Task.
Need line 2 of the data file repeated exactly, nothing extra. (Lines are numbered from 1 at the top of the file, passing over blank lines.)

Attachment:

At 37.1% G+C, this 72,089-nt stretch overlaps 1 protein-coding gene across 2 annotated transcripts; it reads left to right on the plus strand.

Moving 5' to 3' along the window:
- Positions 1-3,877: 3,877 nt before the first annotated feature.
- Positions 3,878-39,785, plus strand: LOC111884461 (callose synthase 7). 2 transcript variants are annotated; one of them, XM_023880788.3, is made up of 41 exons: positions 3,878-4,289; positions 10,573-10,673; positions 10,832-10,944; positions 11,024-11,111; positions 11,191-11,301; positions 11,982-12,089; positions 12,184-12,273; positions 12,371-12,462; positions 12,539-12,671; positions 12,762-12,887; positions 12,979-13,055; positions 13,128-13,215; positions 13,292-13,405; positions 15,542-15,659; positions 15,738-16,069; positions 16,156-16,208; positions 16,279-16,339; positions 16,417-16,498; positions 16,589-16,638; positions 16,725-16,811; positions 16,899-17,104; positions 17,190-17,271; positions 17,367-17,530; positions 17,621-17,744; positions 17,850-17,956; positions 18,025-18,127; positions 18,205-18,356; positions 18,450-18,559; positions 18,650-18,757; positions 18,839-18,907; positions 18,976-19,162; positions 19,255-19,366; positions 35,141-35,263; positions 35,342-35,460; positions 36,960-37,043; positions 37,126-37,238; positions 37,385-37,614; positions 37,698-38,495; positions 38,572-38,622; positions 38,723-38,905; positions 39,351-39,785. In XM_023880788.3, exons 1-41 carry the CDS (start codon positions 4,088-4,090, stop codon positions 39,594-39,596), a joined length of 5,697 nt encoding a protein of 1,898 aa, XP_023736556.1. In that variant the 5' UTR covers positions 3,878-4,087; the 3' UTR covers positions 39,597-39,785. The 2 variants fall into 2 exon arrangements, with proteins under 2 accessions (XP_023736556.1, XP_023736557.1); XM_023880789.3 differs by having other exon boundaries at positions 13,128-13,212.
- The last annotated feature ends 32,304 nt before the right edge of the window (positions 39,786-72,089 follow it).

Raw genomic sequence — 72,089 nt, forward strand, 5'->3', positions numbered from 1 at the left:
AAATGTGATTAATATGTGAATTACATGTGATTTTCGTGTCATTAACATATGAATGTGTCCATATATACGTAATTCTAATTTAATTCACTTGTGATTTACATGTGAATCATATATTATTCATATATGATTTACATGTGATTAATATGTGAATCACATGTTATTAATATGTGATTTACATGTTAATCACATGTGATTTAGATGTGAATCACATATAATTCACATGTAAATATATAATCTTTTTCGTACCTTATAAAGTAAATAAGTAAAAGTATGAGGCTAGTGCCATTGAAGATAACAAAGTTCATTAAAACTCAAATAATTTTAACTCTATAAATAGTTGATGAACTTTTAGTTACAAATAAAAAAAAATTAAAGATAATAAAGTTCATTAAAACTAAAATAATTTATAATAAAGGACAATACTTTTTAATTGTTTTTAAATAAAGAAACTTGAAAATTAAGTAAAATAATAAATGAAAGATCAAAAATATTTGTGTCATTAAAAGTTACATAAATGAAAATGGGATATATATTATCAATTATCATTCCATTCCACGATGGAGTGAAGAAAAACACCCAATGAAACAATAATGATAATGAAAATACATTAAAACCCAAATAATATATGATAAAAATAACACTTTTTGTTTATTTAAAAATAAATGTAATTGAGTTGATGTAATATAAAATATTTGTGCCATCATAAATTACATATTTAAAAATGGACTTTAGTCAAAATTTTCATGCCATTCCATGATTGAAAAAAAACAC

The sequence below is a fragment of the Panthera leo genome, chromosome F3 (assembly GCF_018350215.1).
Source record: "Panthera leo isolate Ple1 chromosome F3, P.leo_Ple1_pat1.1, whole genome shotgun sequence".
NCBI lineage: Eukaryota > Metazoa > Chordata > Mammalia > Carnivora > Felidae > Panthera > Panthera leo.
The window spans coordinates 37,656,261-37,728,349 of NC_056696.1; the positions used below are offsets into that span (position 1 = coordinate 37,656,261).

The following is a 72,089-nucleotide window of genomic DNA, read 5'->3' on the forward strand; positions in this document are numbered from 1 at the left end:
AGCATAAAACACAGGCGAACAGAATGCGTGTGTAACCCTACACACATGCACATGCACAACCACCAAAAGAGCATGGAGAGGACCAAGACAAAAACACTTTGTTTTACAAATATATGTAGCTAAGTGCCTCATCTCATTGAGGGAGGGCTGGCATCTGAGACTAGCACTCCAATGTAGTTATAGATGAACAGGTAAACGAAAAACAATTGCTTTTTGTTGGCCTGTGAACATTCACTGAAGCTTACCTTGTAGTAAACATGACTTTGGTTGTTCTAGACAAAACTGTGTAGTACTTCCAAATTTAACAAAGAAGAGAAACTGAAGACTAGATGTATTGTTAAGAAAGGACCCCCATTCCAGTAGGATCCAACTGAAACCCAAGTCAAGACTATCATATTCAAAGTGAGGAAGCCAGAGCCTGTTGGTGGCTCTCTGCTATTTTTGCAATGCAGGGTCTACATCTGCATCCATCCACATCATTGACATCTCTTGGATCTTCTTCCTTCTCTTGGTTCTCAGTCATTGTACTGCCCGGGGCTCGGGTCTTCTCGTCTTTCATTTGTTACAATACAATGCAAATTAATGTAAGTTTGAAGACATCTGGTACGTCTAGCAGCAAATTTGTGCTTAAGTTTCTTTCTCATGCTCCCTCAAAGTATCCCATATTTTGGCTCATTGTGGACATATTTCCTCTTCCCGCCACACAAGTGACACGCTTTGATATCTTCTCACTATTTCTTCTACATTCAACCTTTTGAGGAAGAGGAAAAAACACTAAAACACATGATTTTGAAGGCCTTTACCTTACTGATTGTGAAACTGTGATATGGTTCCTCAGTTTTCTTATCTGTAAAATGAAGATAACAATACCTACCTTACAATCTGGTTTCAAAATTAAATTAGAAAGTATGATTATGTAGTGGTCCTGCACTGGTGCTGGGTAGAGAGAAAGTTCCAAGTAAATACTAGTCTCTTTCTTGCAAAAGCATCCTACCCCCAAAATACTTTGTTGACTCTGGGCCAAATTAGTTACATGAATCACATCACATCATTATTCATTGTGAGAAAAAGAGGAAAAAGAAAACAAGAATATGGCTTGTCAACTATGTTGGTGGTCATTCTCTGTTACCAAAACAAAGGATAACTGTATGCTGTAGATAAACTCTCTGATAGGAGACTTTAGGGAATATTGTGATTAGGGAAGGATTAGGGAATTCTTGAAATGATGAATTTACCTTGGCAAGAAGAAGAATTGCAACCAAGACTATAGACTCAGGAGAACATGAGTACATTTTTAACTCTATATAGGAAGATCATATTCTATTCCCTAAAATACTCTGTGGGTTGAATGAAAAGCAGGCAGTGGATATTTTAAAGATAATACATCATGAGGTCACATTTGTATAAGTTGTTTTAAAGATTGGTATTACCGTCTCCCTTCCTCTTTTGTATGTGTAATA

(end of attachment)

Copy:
Moving 5' to 3' along the window: